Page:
Lord have mercy, do we have a treat for y’all. Be forewarned, this review is going to be rife with gifs, memes, and spoilers because… you’ll see. It’s a doozy.
The year is 2437. There are about 2 billion people left on earth after World War III (aka “The Toxic War”) which broke out in 2057 and lasted until 2060. At that point, women outnumbered men 26 to 1 and it was the general consensus that “male pride and aggression” caused the near destruction of the planet.
A new world order is in play, one were 5 commandment-like laws rule over everyone. These are: No killing, no greed, no borders, no pollution and equality for all. Utopia, bitches.
Patty: THE WOMEN HAVE TAKEN OVER, Y’ALL. They have had it up to HERE with manly manliness and the dawn of a new era bringeth forth a new, better earth. One where everyone is polite and kind and no one leaves their dirty socks on the floor. A place where everyone contributes equally towards society’s well-being and nurturing. It’s basically a communist/hippie hybrid of suppressed granola-munching vegans where no one curses and everyone is in touch with their positive, female emotions.
It’s a reality produced by a maxi-pad commercial. Every cliche about women being passive pacifists hits the fan and that shit is spread wide and far.
Katie: … Except for Canada and Alaska, where it’s still over run with millions of aggressive, meat-eating, fight-loving, cuss word spewing men. And eight women. SRSLY. That’s how she describes it. Okay, not in those exact words, but that’s pretty much the gist.
Christina, our female lead, is an archaeologist. She considers her professional heroes to be Indiana Jones and Lara Croft, the two greatest archaeologists of the twentieth century.
Patty: That part made me giggle. Meant to be very tongue-in-cheek for the reader, Christina came to the conclusion that they must have been world renowned archaeologists after uncovering centuries old films documenting their many discoveries.
Katie: She is considered too valuable a lecturer at the university to be allowed to go on field assignments. Until she hears about one in the Northlands for which no one will volunteer.
This is where I need to explain that a great wall has been erected along what was previously the longest undefended border in the world. Its sole purpose is to keep those damn men isolated from the peace loving rest of the world. Get it? The rest of the world lives in peace and harmony like that coke ad from the late 70s, but they can’t let those MEN mess everything up.
Which is not to say there aren’t any men South of the wall, there are some, but they’re still out numbered 14 to 1 and have pretty much become gender neutral by the time of the story in the 25th century. The way they’re described reminded me forcibly of the humans in Wall-E and the changes that they underwent over time.
Patty: Oh, and there’s no marriage in FemmeLand (actually, it’s called Motherlands) because oppression and people have sex with robots because… I don’t know why, actually. I mean, other than the fact that there are next to zero men and those that do exist are too busy getting in touch with their feminine side. Bottom line: Man bad, woman good. There is this whole Ministry of Truth undertone in the Motherlands that basically repudiates anything with even a whiff of testosterone.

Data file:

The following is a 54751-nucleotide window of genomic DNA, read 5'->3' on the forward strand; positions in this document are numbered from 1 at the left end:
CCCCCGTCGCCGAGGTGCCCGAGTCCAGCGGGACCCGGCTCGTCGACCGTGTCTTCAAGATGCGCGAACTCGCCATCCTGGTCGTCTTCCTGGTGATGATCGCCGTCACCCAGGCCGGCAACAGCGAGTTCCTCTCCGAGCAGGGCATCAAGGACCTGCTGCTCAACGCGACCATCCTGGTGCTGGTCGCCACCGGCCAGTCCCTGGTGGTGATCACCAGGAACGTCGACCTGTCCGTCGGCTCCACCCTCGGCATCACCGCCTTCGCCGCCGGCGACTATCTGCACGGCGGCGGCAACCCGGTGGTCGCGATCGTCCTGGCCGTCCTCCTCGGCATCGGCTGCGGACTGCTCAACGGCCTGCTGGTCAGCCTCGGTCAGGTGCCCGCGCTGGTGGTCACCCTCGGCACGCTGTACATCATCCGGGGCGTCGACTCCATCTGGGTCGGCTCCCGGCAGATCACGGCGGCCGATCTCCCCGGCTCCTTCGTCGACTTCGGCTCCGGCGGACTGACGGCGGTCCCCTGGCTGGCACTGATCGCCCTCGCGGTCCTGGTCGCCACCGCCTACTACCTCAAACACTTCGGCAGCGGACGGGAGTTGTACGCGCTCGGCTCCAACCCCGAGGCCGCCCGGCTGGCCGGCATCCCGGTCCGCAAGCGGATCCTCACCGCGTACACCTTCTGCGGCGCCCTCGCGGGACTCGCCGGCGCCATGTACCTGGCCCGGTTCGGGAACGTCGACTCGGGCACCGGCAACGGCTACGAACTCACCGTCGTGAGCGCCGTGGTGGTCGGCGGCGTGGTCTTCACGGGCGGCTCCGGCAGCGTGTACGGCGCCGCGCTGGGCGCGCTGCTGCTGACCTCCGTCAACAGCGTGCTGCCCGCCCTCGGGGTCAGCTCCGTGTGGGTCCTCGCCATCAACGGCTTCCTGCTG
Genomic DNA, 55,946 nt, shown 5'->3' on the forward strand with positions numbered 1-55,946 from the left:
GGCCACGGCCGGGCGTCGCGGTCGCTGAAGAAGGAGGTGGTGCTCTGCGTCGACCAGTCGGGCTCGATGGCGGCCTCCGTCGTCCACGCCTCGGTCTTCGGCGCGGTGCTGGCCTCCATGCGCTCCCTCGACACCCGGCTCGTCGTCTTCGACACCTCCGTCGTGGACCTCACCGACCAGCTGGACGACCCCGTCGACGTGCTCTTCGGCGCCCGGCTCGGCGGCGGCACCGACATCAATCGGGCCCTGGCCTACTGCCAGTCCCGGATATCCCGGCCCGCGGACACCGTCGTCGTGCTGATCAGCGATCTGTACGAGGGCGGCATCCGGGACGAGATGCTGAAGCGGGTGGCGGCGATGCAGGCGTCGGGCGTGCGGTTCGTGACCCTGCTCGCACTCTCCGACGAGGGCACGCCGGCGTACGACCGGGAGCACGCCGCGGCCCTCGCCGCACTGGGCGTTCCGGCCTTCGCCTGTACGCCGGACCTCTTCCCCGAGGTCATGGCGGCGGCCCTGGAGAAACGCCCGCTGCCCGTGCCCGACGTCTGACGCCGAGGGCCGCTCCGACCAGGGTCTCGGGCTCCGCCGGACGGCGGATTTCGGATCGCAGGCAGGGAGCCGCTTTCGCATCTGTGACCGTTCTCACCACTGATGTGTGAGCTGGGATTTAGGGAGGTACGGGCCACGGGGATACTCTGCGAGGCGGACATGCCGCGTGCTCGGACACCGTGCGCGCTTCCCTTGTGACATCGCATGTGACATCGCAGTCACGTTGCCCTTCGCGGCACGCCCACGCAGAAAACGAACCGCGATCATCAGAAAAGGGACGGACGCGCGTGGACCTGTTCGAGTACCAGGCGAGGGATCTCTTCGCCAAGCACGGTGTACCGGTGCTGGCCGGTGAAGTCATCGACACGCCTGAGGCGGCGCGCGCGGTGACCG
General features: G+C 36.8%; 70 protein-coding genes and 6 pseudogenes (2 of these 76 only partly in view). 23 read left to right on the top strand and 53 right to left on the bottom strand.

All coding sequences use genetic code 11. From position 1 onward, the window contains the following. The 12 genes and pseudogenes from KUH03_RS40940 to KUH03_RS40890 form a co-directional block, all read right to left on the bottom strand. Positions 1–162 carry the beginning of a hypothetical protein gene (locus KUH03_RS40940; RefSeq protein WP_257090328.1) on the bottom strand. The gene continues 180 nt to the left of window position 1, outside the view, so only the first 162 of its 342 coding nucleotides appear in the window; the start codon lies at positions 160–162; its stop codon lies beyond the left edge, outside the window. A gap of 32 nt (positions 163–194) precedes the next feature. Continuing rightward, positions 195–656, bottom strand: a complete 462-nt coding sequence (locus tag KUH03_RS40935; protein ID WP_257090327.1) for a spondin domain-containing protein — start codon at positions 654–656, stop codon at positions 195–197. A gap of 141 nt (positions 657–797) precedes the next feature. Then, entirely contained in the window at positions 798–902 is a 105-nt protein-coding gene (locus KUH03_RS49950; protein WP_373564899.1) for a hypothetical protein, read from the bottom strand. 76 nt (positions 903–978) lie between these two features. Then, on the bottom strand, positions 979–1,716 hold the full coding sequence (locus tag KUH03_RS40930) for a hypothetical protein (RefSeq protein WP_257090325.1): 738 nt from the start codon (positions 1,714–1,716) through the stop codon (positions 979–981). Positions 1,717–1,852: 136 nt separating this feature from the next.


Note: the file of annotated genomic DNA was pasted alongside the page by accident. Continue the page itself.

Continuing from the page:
So naturally, the men of the north believe the men who live in the Motherlands are pansy sissies and everyone in the Motherlands fears the savage manly men of the north.
Katie: The male protagonist is named Alexander Boulder and prefers to be called by his last name. He is trusted advisor and best friend to the king in the North. NOT THAT ONE.
Anyway, after you’ve stopped drooling, you’ll be pleased to know that the wedding that everyone knows about EXCEPT the bride is not the signaling of a Stockholm syndrome type relationship, nor is the bride raped on her wedding night and expected to like it. I actually found this quite surprising considering that was the way the book seemed to be going. I was expecting to stroke out from rage like I do over Kristen Ashley.
Patty: There is so much – too much – to even begin to tell or explain. In an effort to summarize, see below for some screenshots of a conversation we had.
Patty: As absurd and sometimes silly as the premise is, the author writes well. There are a handful of editing errors (missing quotation marks and the like) but overall, it’s well produced. Also, I haven’t had this much fun reading a romance novel in ages… I mean, I laughed and giggled and guffawed from beginning to end. It was a great stress reliever.
Katie: While it doesn’t have the jaw dropping twist of When Life Happened, I did find myself surprised by the way the author handled the pacing of the story and some of the plot selections she made. There was romance and smexy times, but those almost took a backseat to the friendship building between the couple and the world building.
Katie: I don’t know that this is bad, exactly, but the author is very earnest. She has an agenda and is determined to pursue it throughout the story. The problem is that it is absurd and it’s difficult to take her seriously. And she desperately wants to be.
Katie: There’s not really anything for us to debate this time. We both laughed our butts off and have no intention picking up the additional five installments to read.
Summary & Conclusion
Misguided girl meets misguided guy. They get married then become friends. Sexism is a state religion. And it’s only 99 cents on Amazon.